Obamacare is heading back to the U.S. Supreme Court. Not the entire law this time, however. The nation's highest court is examining the requirement to provide birth control as part of a company's health care benefits.
While churches, religious organizations and religious educational institutions do not have to comply with this provision of the Affordable Care Act, all other entities must. Some 40 different for-profit companies are challenging the mandate, claiming it interferes with their religious freedom.
Thus far, lower courts have delivered conflicting rulings on the birth control mandate.
In one case, the majority opinion said the mandate "trammels the right of free exercise -- a right that lies at the core of our constitutional liberties -- as protected by the Religious Freedom Restoration Act."
In another case, the appellate court ruled that "for-profit, secular corporations cannot engage in religious exercise."
The Supreme Court justices likely will hear arguments in March and issue a decision in June.
The decision will be interesting on any number of fronts, not least of which is whether the court rules if the beliefs of a company's owner can trump those of his employees. More specifically, are the company's religious rights more important than those of a worker?
Take Hobby Lobby, which has been at the forefront of this debate and is one of the lead parties in the Supreme Court case.
The Oklahoma City-based arts and crafts chain refers to itself as a "biblically founded business." With more than 13,000 employees, Hobby Lobby stores can be found in 41 states.
The chain obviously is subject to the Civil Rights Act of 1964, which prohibits discrimination "in employment based on race, color, religion, sex, and national origin." Which means that Hobby Lobby is free to require its employees to pass background checks and drug tests, but simply cannot make hiring decisions based on a person's religion or lack thereof. The company is not free to treat employees or applicants differently because of their beliefs, practices -- or lack thereof -- "in any aspect of employment, including recruitment, hiring, assignments, discipline, promotion, and benefits." Nor can they deny a requested reasonable accommodation of an employee's religious beliefs or, again, lack thereof.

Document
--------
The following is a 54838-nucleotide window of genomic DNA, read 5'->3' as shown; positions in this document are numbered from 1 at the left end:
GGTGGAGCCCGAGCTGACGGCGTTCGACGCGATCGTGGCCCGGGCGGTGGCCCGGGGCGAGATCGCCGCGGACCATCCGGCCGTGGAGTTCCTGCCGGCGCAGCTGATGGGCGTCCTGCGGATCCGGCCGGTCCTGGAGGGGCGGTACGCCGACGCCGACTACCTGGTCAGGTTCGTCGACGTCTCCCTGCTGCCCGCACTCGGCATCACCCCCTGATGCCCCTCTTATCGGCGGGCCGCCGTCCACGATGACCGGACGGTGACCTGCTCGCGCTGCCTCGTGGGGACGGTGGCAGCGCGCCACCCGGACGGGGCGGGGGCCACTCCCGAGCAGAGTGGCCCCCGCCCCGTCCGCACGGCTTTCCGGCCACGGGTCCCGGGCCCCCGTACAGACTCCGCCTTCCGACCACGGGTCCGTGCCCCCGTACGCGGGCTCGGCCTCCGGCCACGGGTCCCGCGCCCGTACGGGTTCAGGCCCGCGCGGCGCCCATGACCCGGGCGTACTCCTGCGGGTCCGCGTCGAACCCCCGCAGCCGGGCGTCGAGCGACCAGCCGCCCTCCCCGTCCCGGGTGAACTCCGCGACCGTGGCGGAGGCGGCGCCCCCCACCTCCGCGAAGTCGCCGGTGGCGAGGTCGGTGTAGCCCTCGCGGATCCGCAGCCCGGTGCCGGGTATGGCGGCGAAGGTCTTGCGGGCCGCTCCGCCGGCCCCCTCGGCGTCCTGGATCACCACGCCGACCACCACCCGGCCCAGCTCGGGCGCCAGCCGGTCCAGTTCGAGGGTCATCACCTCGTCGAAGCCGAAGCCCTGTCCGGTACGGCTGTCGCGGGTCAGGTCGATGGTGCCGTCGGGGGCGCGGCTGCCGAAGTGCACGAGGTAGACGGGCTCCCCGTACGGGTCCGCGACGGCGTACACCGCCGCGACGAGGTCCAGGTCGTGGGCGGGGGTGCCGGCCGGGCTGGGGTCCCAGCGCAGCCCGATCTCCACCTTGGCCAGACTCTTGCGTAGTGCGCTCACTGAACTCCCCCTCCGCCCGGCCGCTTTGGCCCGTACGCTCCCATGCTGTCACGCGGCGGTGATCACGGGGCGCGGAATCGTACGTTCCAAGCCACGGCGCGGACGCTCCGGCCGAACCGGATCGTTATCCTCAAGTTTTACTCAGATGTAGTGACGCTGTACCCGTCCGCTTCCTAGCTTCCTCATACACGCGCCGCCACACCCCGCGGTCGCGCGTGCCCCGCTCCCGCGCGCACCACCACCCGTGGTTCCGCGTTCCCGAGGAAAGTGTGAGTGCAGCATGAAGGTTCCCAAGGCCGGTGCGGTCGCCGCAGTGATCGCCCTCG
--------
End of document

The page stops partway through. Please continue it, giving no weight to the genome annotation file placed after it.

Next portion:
We do not believe all 13,000 employees coincidentally all share the same religious beliefs as the owners. Even if there were one individual in Hobby Lobby's work force who chose to use a perfectly legal contraceptive device to assist in family planning -- and had no religious qualms about it, how is the company allowed to deny coverage of such a basic health care component?
We realize this case is not being brought forward by an individual being denied a legitimate benefit of employment, but the question is being raised because the company is arguing for its own religious freedom.
"Religious liberty means the right to make decisions for yourself, not other people," said the Rev. Barry W. Lynn, executive director of Americans United, after another lower court ruling that supported Freshway Foods and Freshway Logistics in their challenge of the ACA provision. "Freedom of religion should never be a blank check to meddle in the personal medical decisions of others."
We shall see if the U.S. Supreme Court believes a company with "personhood" status deserves more constitutional protection than an actual person.
Editorial by Patrick Lowry